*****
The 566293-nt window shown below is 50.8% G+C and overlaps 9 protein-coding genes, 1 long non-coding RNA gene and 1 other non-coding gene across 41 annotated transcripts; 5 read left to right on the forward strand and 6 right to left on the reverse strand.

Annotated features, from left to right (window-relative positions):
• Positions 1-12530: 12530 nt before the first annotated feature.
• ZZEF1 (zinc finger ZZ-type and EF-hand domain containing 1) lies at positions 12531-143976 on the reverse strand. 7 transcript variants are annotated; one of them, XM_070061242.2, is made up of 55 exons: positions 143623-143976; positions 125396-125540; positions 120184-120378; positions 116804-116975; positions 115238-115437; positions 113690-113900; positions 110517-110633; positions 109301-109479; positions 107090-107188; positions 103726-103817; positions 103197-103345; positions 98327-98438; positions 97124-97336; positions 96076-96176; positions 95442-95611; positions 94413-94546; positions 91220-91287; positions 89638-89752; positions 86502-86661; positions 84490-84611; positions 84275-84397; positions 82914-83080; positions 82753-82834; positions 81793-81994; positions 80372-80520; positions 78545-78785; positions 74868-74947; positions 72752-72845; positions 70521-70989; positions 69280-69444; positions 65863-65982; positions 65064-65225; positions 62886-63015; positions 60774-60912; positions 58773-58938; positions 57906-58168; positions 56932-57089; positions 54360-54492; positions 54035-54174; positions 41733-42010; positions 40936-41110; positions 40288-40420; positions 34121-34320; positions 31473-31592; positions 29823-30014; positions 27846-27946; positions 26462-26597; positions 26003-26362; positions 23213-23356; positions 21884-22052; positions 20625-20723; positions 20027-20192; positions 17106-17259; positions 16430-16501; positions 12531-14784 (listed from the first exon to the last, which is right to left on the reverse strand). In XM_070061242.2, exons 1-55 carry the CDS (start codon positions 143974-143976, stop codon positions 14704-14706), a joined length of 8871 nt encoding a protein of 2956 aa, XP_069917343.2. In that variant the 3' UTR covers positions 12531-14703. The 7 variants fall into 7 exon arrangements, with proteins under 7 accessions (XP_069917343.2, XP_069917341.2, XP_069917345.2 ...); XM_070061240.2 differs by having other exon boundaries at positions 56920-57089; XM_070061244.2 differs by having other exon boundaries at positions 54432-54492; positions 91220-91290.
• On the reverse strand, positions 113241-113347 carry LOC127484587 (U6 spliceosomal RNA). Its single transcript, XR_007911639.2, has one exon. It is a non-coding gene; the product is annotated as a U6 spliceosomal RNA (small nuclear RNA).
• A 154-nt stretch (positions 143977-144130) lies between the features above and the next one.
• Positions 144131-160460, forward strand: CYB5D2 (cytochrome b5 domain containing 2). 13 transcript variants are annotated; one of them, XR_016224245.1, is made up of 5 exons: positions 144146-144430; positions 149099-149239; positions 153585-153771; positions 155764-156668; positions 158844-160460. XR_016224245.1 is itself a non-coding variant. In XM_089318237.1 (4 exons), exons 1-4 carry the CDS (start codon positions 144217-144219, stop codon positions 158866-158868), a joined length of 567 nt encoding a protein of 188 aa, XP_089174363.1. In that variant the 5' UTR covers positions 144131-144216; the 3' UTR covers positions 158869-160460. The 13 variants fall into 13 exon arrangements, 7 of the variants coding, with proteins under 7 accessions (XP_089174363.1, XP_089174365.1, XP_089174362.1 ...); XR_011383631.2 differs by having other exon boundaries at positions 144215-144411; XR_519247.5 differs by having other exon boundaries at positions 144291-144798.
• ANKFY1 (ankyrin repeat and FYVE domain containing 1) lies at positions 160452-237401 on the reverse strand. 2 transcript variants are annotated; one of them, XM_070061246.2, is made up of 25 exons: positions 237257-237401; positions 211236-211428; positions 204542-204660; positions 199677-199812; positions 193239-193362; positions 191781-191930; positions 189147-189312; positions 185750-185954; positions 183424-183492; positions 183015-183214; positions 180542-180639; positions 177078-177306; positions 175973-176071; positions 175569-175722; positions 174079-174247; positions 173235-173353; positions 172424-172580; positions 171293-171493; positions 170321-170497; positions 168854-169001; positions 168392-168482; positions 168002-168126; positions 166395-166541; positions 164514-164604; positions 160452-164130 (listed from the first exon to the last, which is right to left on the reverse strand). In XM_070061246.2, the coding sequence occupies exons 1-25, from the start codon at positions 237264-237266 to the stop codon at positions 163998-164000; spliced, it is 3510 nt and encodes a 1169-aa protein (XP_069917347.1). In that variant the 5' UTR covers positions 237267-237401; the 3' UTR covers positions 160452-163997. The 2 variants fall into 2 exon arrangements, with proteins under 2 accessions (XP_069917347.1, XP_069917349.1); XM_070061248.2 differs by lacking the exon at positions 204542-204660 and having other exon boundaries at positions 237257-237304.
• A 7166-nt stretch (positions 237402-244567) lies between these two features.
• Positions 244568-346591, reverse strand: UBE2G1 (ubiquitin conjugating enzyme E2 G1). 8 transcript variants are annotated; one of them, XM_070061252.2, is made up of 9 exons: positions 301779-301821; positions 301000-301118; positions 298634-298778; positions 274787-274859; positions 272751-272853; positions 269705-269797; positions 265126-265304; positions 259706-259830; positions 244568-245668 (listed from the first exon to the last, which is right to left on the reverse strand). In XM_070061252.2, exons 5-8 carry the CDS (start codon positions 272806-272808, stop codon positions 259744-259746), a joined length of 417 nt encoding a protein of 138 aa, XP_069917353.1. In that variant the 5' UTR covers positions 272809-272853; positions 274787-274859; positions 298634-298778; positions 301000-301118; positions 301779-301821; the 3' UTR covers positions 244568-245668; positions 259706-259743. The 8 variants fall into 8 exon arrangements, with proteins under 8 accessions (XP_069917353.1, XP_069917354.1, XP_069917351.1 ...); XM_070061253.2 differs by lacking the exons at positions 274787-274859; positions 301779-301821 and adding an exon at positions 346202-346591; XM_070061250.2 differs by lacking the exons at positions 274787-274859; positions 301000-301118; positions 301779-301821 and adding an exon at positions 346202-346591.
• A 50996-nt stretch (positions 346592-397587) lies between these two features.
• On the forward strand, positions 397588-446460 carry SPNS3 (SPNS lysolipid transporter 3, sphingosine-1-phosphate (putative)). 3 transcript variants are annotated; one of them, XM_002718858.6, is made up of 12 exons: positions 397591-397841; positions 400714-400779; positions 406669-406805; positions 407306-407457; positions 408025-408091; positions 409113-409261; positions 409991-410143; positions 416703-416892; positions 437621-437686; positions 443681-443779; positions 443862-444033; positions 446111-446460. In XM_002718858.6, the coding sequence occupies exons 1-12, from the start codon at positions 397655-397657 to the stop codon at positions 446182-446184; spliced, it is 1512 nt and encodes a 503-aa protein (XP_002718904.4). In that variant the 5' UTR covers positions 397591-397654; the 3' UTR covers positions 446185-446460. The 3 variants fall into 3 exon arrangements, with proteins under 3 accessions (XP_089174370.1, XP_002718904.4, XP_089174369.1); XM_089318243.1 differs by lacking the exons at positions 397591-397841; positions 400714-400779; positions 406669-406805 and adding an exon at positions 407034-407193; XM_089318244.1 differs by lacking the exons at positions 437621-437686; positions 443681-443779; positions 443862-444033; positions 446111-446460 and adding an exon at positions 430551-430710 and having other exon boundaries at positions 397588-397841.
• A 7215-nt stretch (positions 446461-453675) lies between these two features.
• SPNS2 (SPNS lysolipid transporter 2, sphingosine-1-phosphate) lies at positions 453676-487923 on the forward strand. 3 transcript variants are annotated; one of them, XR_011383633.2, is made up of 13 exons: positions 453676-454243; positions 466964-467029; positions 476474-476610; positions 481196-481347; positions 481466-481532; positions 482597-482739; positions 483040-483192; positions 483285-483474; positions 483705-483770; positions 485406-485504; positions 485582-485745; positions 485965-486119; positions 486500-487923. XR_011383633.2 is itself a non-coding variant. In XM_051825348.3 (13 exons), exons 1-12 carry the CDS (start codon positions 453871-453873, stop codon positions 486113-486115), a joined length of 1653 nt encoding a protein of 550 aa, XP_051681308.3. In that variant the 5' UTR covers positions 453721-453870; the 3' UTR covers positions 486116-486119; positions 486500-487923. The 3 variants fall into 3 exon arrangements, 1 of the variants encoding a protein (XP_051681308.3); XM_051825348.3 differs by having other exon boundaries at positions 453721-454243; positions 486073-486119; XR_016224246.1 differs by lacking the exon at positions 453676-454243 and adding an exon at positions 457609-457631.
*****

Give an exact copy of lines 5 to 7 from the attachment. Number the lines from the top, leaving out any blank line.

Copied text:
• On the reverse strand, positions 113241-113347 carry LOC127484587 (U6 spliceosomal RNA). Its single transcript, XR_007911639.2, has one exon. It is a non-coding gene; the product is annotated as a U6 spliceosomal RNA (small nuclear RNA).
• A 154-nt stretch (positions 143977-144130) lies between the features above and the next one.
• Positions 144131-160460, forward strand: CYB5D2 (cytochrome b5 domain containing 2). 13 transcript variants are annotated; one of them, XR_016224245.1, is made up of 5 exons: positions 144146-144430; positions 149099-149239; positions 153585-153771; positions 155764-156668; positions 158844-160460. XR_016224245.1 is itself a non-coding variant. In XM_089318237.1 (4 exons), exons 1-4 carry the CDS (start codon positions 144217-144219, stop codon positions 158866-158868), a joined length of 567 nt encoding a protein of 188 aa, XP_089174363.1. In that variant the 5' UTR covers positions 144131-144216; the 3' UTR covers positions 158869-160460. The 13 variants fall into 13 exon arrangements, 7 of the variants coding, with proteins under 7 accessions (XP_089174363.1, XP_089174365.1, XP_089174362.1 ...); XR_011383631.2 differs by having other exon boundaries at positions 144215-144411; XR_519247.5 differs by having other exon boundaries at positions 144291-144798.